Efficiency Maine’s Innovation Program provides modest funding for pilot projects to demonstrate new types of energy efficiency, conservation, alternative energy measures, or new strategies for promoting existing measures. The program has two pilot projects underway. The first, a building tune-up project with long-term care facilities, is testing two strategies for achieving energy savings: (1) analyzing interval data to identify, and verify, energy savings, and (2) using pay-for-performance incentives to motivate facility managers to achieve persistent savings over time.
In partnership with the Maine Health Care Association, an initial 15 facilities received a detailed energy-use study; 10 facilities were then selected for the current phase of the pilot. These participants will learn how to assess building performance with interval data and how to identify energy saving opportunities through a building tune-up. Efficiency Maine will provide financial incentives for the initial tune-up investment and the building management practices required for persistent energy savings. Staff is currently working with the participants to move the tune-up projects forward. In the meantime, aggregated findings from the energy-usage studies were presented at the Maine Health Care Association Conference, on October 4.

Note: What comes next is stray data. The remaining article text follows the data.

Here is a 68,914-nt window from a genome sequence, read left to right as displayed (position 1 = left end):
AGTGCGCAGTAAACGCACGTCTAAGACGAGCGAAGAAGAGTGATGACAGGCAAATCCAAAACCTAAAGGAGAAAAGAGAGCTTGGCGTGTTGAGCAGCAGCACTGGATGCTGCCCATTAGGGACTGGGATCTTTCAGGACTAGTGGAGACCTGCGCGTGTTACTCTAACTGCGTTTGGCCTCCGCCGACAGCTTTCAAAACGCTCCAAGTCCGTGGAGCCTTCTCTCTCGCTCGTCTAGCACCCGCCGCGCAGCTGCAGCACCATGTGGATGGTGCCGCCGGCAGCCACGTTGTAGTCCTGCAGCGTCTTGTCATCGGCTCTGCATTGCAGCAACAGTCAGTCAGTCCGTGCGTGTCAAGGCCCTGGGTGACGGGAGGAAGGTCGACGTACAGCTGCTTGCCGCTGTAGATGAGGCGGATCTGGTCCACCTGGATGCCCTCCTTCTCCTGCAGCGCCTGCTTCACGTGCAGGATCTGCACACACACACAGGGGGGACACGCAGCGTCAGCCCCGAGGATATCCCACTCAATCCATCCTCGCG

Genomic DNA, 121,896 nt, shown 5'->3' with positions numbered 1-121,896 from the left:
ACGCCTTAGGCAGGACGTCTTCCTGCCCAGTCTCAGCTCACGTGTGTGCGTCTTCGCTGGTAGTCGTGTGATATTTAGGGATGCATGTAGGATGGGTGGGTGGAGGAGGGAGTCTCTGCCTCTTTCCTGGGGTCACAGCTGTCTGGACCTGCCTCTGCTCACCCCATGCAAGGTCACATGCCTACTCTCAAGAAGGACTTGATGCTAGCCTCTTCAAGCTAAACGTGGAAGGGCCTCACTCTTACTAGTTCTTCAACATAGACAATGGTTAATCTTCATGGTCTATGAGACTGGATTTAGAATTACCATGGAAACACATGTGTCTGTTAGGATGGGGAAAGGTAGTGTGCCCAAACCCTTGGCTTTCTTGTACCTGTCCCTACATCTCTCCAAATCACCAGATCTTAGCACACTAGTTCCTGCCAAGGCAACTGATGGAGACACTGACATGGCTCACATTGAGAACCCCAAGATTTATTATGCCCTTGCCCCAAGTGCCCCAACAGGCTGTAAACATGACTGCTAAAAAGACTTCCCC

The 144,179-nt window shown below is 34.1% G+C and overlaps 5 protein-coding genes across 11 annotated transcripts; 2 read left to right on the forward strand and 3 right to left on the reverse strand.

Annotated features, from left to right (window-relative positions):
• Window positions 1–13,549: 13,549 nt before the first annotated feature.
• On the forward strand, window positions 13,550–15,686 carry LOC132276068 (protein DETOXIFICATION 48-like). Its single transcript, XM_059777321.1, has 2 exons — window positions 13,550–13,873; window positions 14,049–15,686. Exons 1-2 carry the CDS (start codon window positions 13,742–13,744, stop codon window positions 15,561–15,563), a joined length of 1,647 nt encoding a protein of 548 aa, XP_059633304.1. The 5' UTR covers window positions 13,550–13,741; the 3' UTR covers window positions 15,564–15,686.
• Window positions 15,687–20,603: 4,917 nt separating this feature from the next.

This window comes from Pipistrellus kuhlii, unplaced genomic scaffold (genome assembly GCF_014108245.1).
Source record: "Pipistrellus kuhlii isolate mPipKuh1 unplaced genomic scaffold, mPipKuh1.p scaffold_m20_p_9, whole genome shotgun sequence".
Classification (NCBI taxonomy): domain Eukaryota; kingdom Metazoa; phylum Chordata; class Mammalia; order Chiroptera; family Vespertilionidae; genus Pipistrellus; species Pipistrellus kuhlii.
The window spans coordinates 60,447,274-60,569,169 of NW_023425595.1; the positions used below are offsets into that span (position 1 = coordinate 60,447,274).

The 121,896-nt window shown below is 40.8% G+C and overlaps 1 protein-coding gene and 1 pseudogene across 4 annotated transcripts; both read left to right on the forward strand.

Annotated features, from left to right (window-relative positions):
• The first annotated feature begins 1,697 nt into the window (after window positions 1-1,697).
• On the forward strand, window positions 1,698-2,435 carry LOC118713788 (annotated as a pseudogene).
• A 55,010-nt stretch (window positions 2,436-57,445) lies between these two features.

The second ongoing pilot project is exploring whether heat pump water heaters (HPWHs) in commercial properties can effectively take available waste heat from the businesses’ existing activities and use it to generate hot water, creating a more efficient water heating mechanism than was previously in place. Efficiency Maine partnered with Pratt Abbott to install two commercial HPWHs at its facilities, one in a boiler room and one at a laundromat. The HPWHs were installed in November of last year, alongside energy and temperature sensors. After a year of data is collected, Efficiency Maine will evaluate the energy savings associated with the installations.
The Innovation Program has several pilots planned for the next year. For example, Efficiency Maine will partner with businesses and contractors to test roof-top unit controllers that are designed to improve operational efficiency through multispeed controls and other ways of modulating roof top output. Efficiency Maine will also partner with Central Maine Power (CMP) to identify new avenues for helping low-income Mainers save energy. The pilot will explore innovative strategies for using CMP’s Energy Manager platform to inform and motivate low-income customers to take steps to reduce their electricity use, lower their electricity bills, and reduce bad debt. The pilot will build on the work that Efficiency Maine and CMP are doing through the Public Utilities Commission’s Arrearage Management Program stakeholder group. Over the next year the Innovation Program will also continue research improving ductless heat pump utilization through smart thermostats that control more than one heating system.